Introduction: Rehabilitation focuses on impairments, activity limitations and participation restrictions being informed by the underlying health condition. In the current absence of direct "evidence on" rehabilitation interventions for people with post-COVID-19 condition (PCC), we can search and synthesize the indirect "evidence relevant to" coming from interventions effective for the symptoms of PCC in other health conditions. The World Health Organization (WHO) required this information to inform expert teams and provide specific recommendations in their Guidelines. With this overview of reviews with mapping, we aimed to synthesize in a map the Cochrane evidence relevant to rehabilitation for fatigue, post-exertional malaise and orthostatic intolerance due to PCC. Evidence acquisition: We searched the last five years' Cochrane Systematic Review (CSRs) using the terms "fatigue," "orthostatic intolerance," "rehabilitation" and their synonyms in the Cochrane Library. We extracted and summarized the available evidence using a map. We grouped the included CSRs for health conditions and interventions, indicating the effect and the quality of evidence. Evidence synthesis: Out of 1397 CSRs published between 2016 and 2021, we included 32 for fatigue and 4 for exercise intolerance. They provided data from 13 health conditions, with cancer (11 studies), chronic obstructive pulmonary disease (7 studies), fibromyalgia (4 studies), and cystic fibrosis (3 studies) being the most studied. Effective interventions for fatigue included exercise training and physical activities, telerehabilitation and multicomponent and educational interventions. Effective interventions for exercise intolerance included combined aerobic/anaerobic training and integrated disease rehabilitation management. The overall quality of evidence was low to very low and moderate in very few cases. We did not identify CSRs that specifically addressed post-exertional malaise or orthostatic intolerance. Conclusions: These results are the first step of indirect evidence able to generate helpful hypotheses for clinical practice and future research. They served as the basis for the three recommendations on treatments for these PCC symptoms published in the current WHO Guidelines for clinical practice.

Fatigue, post-exertional malaise and orthostatic intolerance: a map of Cochrane evidence relevant to rehabilitation for people with post COVID-19 condition / C. Arienti, C. Cordani, S.G. Lazzarini, M.J. Del Furia, S. Negrini, C. Kiekens. - In: EUROPEAN JOURNAL OF PHYSICAL AND REHABILITATION MEDICINE. - ISSN 1973-9087. - 58:6(2022 Dec), pp. 857-863. [10.23736/S1973-9087.22.07802-9]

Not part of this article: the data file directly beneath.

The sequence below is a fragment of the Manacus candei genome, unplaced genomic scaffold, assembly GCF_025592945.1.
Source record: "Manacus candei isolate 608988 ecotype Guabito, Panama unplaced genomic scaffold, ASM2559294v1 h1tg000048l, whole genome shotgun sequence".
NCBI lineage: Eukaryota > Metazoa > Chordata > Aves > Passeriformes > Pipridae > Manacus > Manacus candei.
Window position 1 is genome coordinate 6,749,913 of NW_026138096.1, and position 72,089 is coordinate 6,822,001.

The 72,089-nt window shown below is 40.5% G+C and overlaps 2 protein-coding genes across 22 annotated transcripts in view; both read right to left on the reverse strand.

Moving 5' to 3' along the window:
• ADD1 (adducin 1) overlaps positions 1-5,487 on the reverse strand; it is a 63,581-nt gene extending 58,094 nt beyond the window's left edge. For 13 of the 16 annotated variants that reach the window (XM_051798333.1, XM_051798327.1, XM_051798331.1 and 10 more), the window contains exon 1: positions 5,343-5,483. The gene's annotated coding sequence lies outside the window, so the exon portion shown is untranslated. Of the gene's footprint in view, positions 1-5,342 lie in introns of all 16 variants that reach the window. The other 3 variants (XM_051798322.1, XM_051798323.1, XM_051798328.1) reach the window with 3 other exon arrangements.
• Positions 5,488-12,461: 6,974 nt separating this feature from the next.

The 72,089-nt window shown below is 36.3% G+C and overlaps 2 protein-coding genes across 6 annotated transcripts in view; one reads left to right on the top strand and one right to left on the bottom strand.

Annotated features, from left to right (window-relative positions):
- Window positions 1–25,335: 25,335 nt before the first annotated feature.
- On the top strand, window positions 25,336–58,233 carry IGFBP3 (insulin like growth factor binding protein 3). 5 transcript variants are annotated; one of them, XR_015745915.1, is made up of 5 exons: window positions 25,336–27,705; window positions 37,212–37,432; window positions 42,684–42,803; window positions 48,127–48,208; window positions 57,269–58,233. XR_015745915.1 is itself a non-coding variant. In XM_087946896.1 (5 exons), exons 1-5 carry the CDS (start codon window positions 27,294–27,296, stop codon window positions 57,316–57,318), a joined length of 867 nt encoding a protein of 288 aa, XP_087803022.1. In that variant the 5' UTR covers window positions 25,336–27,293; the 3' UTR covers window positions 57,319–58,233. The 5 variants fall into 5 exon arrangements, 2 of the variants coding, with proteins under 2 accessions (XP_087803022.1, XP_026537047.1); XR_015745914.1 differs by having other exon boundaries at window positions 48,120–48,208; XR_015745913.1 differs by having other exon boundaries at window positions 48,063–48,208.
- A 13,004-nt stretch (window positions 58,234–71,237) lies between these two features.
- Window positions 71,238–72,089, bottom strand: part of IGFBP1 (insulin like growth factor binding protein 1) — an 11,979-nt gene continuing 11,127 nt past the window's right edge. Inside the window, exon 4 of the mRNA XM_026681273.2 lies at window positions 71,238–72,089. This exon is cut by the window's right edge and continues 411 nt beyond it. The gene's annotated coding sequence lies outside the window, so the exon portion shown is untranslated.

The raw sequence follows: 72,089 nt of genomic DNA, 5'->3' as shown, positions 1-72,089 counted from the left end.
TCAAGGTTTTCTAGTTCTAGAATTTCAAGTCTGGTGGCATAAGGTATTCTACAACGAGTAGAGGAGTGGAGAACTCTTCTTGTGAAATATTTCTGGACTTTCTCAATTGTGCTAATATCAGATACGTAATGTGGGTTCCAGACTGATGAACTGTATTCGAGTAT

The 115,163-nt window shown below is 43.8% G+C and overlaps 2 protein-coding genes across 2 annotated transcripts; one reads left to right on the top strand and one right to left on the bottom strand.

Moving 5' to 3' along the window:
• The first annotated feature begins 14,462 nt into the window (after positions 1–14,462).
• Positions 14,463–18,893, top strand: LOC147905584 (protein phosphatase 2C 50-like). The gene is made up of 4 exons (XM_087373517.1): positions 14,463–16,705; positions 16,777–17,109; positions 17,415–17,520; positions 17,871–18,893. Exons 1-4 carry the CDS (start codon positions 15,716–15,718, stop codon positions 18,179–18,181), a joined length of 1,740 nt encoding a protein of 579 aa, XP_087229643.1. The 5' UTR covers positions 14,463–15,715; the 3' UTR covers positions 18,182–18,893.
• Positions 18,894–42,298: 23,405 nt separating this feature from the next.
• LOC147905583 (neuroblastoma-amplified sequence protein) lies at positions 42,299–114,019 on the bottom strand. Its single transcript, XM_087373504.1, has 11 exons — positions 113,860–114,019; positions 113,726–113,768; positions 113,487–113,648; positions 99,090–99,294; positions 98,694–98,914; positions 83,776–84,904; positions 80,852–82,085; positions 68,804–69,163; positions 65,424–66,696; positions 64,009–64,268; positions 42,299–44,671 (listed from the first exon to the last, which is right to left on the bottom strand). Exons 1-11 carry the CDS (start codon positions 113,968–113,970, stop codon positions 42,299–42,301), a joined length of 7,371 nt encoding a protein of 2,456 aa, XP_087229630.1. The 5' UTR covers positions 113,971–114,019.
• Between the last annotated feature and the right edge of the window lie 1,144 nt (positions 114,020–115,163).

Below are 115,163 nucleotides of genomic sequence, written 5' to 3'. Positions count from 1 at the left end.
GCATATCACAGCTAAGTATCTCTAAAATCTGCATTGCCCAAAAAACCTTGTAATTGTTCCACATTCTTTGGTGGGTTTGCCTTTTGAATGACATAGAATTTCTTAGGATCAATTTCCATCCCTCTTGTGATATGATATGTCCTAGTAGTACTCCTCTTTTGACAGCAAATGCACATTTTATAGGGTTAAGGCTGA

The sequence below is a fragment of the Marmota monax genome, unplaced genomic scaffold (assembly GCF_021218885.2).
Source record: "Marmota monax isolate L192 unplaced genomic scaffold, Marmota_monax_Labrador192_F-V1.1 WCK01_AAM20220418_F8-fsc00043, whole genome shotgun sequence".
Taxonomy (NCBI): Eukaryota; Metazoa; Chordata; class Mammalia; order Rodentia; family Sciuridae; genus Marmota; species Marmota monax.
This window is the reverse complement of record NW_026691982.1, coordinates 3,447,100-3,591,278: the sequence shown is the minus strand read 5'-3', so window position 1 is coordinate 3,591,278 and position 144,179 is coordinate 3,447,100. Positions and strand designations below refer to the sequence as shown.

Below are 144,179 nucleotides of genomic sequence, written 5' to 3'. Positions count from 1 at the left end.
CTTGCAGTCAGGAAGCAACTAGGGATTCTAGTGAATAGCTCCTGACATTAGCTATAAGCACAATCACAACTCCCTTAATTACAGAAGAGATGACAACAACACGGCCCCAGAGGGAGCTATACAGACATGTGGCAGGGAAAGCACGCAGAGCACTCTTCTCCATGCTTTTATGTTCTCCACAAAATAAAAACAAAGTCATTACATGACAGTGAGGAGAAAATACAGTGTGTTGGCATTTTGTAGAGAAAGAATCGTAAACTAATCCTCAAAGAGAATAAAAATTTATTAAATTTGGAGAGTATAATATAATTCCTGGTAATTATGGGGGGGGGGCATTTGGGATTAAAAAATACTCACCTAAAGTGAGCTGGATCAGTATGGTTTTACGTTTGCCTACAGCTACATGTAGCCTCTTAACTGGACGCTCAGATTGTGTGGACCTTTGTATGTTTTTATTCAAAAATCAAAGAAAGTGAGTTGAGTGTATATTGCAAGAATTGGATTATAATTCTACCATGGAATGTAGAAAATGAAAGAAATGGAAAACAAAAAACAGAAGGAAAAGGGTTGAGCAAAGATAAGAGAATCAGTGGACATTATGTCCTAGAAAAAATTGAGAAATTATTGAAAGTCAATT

Fatigue, post-exertional malaise and orthostatic intolerance: a map of Cochrane evidence relevant to rehabilitation for people with post COVID-19 condition

C. Cordani
Secondo
;
S. Negrini
Penultimo
;
2022

Abstract

Introduction: Rehabilitation focuses on impairments, activity limitations and participation restrictions being informed by the underlying health condition. In the current absence of direct "evidence on" rehabilitation interventions for people with post-COVID-19 condition (PCC), we can search and synthesize the indirect "evidence relevant to" coming from interventions effective for the symptoms of PCC in other health conditions. The World Health Organization (WHO) required this information to inform expert teams and provide specific recommendations in their Guidelines. With this overview of reviews with mapping, we aimed to synthesize in a map the Cochrane evidence relevant to rehabilitation for fatigue, post-exertional malaise and orthostatic intolerance due to PCC. Evidence acquisition: We searched the last five years' Cochrane Systematic Review (CSRs) using the terms "fatigue," "orthostatic intolerance," "rehabilitation" and their synonyms in the Cochrane Library. We extracted and summarized the available evidence using a map. We grouped the included CSRs for health conditions and interventions, indicating the effect and the quality of evidence. Evidence synthesis: Out of 1397 CSRs published between 2016 and 2021, we included 32 for fatigue and 4 for exercise intolerance. They provided data from 13 health conditions, with cancer (11 studies), chronic obstructive pulmonary disease (7 studies), fibromyalgia (4 studies), and cystic fibrosis (3 studies) being the most studied. Effective interventions for fatigue included exercise training and physical activities, telerehabilitation and multicomponent and educational interventions. Effective interventions for exercise intolerance included combined aerobic/anaerobic training and integrated disease rehabilitation management. The overall quality of evidence was low to very low and moderate in very few cases. We did not identify CSRs that specifically addressed post-exertional malaise or orthostatic intolerance. Conclusions: These results are the first step of indirect evidence able to generate helpful hypotheses for clinical practice and future research. They served as the basis for the three recommendations on treatments for these PCC symptoms published in the current WHO Guidelines for clinical practice.
Covid-19; Fatigue; Orthostatic intolerance; Post-acute COVID-19 syndrome; Rehabilitation
Settore MED/34 - Medicina Fisica e Riabilitativa
dic-2022
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Utilizza questo identificativo per citare o creare un link a questo documento: https://hdl.handle.net/2434/954040
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